Prospect of the Week: Charles Rogers

Since the advent of underclassmen entering the NFL Draft, it seems certain positions are annually bolstered by an influx of non-seniors declaring their eligibility for the April event. Cornerback initially comes to mind as does running back but possibly no position is affected the way wideout has been in the past, and 2003 will be no different.

Prospect of the Week: Charles Rogers/Michigan State

After a pair of dented seniors including Wisconsin's Lee Evans, who tore a knee ligament during the spring and hopes to see action in the middle part of this season, and Fresno State's Bernard Berrian, another that hurt the same joint during the first game of the 2002 campaign, the nation's best collegiate receivers are underclassmen and all are great pro-prospects.

The talent is deep and not much separates the top players in this group. Many feel Roy Williams of Texas is the best wideout in the country and would be the first receiver selected if he leaves Austin for the draft while others think Andre Johnson is continuing the tradition of great pass catchers coming from the Miami Hurricane program and will be a sure-fire top ten pick should he declare. Some point to Kelly Washington of Tennessee, a former semi-pro baseball player and over-aged sophomore that is a complete receiver. But to our minds the nations best wideout resides in East Lansing, Michigan and wears a Spartan uniform.

Bursting onto the scene last year, Charles Rogers is both a game controlling and game-impacting receiver that makes the difficult catch over other middle in traffic or breaks the contest wide open dusting opposing corners down the flanks. Add in the ability to quickly turn the tide of a game with a long punt return and you're looking at a complete offensive skill player that warrants getting the ball in his hands as many times as possible during a sixty-minute football game.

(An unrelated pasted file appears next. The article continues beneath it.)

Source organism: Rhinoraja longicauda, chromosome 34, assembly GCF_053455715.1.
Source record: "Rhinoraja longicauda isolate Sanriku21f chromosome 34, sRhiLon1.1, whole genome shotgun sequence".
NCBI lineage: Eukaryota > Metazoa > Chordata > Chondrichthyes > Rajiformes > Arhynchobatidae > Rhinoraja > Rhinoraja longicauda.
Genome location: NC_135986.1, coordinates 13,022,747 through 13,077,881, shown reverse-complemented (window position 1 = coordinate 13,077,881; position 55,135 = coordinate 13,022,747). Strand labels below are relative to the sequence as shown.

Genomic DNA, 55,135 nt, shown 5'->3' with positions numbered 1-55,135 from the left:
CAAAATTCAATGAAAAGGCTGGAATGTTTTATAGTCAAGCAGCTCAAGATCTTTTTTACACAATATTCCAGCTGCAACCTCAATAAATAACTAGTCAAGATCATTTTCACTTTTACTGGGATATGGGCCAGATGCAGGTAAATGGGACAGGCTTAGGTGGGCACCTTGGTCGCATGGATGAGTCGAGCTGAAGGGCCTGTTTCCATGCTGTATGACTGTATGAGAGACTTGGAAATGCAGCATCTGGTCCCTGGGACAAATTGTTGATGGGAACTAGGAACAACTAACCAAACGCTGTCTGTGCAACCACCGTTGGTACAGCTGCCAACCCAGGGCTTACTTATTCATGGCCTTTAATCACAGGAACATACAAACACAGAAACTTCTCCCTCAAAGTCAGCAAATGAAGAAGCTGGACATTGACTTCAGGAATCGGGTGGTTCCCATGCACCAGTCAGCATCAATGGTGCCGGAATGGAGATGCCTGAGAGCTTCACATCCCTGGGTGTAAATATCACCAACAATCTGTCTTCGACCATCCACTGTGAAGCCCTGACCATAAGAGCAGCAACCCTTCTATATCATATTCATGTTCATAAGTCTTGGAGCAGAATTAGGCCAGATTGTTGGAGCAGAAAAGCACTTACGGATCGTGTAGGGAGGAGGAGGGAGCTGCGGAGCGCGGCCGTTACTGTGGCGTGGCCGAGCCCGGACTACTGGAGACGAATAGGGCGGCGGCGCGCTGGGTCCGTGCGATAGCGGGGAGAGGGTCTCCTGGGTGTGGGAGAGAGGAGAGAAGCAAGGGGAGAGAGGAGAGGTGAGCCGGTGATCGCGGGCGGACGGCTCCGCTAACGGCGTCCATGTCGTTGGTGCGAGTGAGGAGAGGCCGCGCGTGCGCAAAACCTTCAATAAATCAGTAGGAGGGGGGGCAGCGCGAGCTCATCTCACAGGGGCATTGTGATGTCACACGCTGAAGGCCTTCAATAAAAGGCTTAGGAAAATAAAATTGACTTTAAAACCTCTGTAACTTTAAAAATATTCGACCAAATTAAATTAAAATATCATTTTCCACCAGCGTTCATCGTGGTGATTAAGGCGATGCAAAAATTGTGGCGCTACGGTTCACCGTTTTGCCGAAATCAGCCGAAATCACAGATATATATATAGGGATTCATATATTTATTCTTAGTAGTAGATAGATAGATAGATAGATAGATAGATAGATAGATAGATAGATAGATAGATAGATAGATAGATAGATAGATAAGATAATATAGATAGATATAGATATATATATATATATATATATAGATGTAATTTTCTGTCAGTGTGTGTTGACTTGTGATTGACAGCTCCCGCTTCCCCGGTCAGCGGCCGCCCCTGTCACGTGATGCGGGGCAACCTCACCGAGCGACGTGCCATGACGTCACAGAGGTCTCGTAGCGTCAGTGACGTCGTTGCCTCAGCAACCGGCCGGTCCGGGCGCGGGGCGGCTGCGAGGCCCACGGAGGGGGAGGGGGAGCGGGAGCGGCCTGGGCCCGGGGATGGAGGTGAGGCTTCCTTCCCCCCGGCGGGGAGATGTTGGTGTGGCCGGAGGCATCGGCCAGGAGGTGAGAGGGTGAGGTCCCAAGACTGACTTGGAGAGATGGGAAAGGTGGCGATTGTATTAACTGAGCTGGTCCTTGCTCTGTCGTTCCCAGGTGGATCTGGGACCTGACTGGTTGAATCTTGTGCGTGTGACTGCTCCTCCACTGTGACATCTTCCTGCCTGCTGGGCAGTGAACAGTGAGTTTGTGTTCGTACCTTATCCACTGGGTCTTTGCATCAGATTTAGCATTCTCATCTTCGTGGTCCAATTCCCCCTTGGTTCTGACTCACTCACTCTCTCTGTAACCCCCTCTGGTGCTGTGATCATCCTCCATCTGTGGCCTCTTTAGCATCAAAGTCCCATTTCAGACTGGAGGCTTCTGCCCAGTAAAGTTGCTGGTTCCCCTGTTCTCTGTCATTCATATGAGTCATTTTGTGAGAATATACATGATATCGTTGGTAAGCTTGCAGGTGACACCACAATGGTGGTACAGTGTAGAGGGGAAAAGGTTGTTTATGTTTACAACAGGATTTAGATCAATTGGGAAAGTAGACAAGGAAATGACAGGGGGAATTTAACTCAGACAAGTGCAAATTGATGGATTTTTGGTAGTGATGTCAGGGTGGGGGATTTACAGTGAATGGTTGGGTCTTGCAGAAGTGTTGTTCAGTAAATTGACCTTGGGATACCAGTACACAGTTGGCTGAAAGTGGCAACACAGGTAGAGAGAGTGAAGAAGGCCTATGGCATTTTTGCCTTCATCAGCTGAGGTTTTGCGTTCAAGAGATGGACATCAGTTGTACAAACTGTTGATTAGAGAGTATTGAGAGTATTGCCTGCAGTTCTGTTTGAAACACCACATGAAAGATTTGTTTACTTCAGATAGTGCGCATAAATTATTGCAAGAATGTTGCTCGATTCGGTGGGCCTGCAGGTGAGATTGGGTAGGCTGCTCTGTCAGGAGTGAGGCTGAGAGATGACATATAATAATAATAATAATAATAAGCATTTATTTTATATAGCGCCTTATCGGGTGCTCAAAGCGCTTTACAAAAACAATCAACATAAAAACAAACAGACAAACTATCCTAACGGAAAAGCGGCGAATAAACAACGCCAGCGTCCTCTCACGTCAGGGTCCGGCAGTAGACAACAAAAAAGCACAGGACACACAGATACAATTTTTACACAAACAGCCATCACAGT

A Prop-48 player academically ineligible to see action in 2000, all Rogers did last year was set the Michigan State single-season records for receptions (67), receiving yards (1,470), touchdown receptions (14) and 100-yard receiving games (6) during an initial campaign on the active roster. Rogers also became the first Spartan receiver since Andre Rison to average at least 20-yards per reception and has caught a touchdown pass in twelve straight games, one shy of the Big Ten Conference record.

Off to a sizzling start in 2002, Rogers has caught 22 passes through the first three games of the campaign, averaging almost 21 yards per reception and hauling in four touchdowns. Though his duties on punt returns has been restricted thus far this year, he's still averaging 21 yards each time he's asked to bring one back. Impressive numbers considering more than 60 percent of the Spartans offense from a year ago left when TJ Duckett, Chris Baker and Herb Haygood were all selected in the 2002 NFL Draft, and the talent presently surrounding Rogers a little sparse.

Consider this: At the combine last March when the topic of receivers in the draft came up amongst scouts during an afternoon lunch, many were unimpressed with the upper echelon talent available in 2002 but one person did speak up to say, "What'll you see the Michigan State kid in a year or two!" (Though, point of fact, it was the same person hollering about Brian Poli-Dixon on the sidelines of the 2000 Senior Bowl!)

A receiver with tremendous size/speed/strength numbers, Rogers out-muscles and out-runs defenders, possessing the top end speed to beat opponents down the field or the strength to physically defeat them when battling to make the reception . Agile, he makes the tough catch in contorted positions running full tilt, displaying focus, timing and solid overall receiving skills. He sells his routes, shows adequate quickness which enables him to get separation from defenders but is also an unstoppable force that goes up against double teams to pull the ball out of the air.

This week he has his work cut out for him as Michigan State goes up against the very hot Notre Dame Fighting Irish with a defensive secondary that is one of the best in the country. The Irish corners and safeties have been opportunistic all season long, coming away with the big play during the important moments of a contest.  Expect safety Gerome Sapp and corner Vontez Duff to double team Rogers all afternoon but also keep an eye on ballhawking cover-man Shane Walton.  This could be a classic battle and one that would really propel Rogers towards the front of the draft should he come out on top and continue his rampage this season.


Scout NFL Network Top Stories